Not many know that only one company located within the United States controls the registries of all .com and .net domain names in the world. That company is VeriSign, Inc., a Delaware corporation located in Silicon Valley. VeriSign, through its contractual relationship with Internet Corporation of Assigned Names and Numbers (ICANN), has been the sole operator of all .com and .net registries since 2001. Neither the contract to control the .net registry, nor the contract to control the .com registry, was the result of a competitive bidding process. This VeriSign monopoly may end if an antitrust suit now pending in the Northern District of California federal court is successful.
Enter the “Coalition for ICANN Transparency” (CFIT). CFIT is purported to be a group of website owners and others involved in the domain name system. On November 28, 2005, CFIT filed the first of several complaints against ICANN and VeriSign in the Northern District of California. Each complaint alleges violation of antitrust laws to end VeriSign’s monopolistic control of the .net and .com registries. ICANN was eventually dropped from the case in December 2006, when it was not included as a defendant in a second amended complaint filed by CFIT. Although the District Court dismissed the action against VeriSign in May 2007, the story doesn’t end.
CFIT appealed the dismissal to the Court of Appeals for the Ninth District and on July 9, 2010 it reversed the lower Court’s ruling and allowed the case to go forward against VeriSign. It remains to be seen what will happen next. The CFIT action has certainly turned a spotlight on the practices of both VeriSign and ICANN. Last year, for instance, the House Subcommittee on Communications, Technology and the Internet held hearings on ICANN’s contracts with VeriSign.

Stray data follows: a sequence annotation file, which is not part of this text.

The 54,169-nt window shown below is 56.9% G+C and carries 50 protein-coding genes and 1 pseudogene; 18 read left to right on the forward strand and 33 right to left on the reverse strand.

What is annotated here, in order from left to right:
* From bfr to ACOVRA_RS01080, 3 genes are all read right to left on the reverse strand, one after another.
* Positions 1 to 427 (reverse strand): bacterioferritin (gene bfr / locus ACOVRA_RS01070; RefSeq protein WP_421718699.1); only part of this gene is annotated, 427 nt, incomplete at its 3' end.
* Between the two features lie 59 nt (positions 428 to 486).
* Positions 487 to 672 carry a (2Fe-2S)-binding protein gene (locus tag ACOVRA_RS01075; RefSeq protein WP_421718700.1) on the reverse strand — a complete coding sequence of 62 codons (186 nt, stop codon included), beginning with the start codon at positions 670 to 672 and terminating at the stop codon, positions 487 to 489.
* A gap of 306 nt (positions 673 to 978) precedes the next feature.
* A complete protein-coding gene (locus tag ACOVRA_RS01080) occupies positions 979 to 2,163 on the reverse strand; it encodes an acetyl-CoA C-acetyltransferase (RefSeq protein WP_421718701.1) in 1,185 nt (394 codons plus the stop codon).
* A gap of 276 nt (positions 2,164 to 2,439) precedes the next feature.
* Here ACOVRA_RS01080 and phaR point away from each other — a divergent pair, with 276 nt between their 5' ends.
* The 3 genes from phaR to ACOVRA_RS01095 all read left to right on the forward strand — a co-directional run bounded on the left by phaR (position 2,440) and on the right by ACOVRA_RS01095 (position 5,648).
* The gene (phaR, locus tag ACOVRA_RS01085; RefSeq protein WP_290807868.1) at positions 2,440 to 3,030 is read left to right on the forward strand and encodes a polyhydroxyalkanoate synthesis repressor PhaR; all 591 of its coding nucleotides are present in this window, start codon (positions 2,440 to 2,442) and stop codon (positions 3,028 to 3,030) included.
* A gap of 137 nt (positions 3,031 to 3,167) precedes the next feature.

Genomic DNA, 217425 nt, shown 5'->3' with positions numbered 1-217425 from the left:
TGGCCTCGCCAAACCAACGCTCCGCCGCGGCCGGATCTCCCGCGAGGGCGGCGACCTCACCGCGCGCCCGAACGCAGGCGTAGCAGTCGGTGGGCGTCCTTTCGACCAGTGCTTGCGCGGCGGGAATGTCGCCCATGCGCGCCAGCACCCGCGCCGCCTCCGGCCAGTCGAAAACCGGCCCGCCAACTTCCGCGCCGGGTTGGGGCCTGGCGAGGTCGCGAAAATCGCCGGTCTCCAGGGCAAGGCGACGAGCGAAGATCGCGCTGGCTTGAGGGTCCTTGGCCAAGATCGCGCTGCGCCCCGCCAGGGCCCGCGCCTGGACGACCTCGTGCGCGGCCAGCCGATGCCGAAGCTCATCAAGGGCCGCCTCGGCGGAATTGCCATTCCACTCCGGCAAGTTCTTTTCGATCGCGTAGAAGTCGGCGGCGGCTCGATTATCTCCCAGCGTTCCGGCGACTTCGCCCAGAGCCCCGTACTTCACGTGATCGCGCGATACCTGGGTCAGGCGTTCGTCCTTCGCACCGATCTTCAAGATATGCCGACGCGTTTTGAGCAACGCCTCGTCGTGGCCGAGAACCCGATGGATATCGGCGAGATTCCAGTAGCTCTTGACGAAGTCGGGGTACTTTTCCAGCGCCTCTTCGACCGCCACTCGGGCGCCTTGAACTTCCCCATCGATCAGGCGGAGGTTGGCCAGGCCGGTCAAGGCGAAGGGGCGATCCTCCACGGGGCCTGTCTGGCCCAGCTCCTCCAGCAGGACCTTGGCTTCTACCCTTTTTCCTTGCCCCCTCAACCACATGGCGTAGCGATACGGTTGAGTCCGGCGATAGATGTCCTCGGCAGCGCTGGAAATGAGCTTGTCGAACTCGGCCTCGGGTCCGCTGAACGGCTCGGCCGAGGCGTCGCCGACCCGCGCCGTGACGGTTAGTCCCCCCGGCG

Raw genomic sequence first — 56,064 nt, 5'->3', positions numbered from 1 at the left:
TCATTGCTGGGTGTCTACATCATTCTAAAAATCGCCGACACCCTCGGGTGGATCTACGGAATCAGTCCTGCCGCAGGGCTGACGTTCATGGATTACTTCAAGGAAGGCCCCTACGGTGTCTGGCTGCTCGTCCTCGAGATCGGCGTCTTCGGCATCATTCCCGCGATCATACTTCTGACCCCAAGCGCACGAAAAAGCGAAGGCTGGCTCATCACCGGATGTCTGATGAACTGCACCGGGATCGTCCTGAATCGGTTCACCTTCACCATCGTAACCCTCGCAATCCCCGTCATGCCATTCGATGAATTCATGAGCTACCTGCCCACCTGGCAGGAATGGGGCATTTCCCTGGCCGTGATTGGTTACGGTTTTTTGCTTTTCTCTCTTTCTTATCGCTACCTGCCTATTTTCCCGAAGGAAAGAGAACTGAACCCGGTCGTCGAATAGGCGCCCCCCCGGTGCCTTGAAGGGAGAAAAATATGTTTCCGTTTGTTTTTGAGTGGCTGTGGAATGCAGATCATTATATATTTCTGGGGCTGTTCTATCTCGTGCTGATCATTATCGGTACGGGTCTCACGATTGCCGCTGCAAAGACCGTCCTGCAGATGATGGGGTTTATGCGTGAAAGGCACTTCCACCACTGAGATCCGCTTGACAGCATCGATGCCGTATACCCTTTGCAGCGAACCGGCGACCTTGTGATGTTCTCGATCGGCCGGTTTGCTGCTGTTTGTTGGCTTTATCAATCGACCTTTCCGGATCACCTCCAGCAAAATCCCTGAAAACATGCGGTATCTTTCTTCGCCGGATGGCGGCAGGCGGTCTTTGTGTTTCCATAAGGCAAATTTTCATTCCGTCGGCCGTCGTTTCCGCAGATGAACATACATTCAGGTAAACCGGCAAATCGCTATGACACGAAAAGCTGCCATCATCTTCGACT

If the CFIT case goes to trial and VeriSign loses, the results could be dramatic. Plaintiff CFIT has asked the Court to ultimately declare the 2006 .com Registry Agreement unlawful, as well as those provisions of the 2005 .net agreement regarding control of a registry of expiring domain names. Additionally, if it is determined that VeriSign has violated antitrust laws, there is the potential for treble damages, as well as payment of CFIT’s court costs and attorneys’ fees. Neither side in this matter appears to be ready to fold, so it will be interesting to see what happens next. Stay tuned.
— Deborah A. Logan, Esq.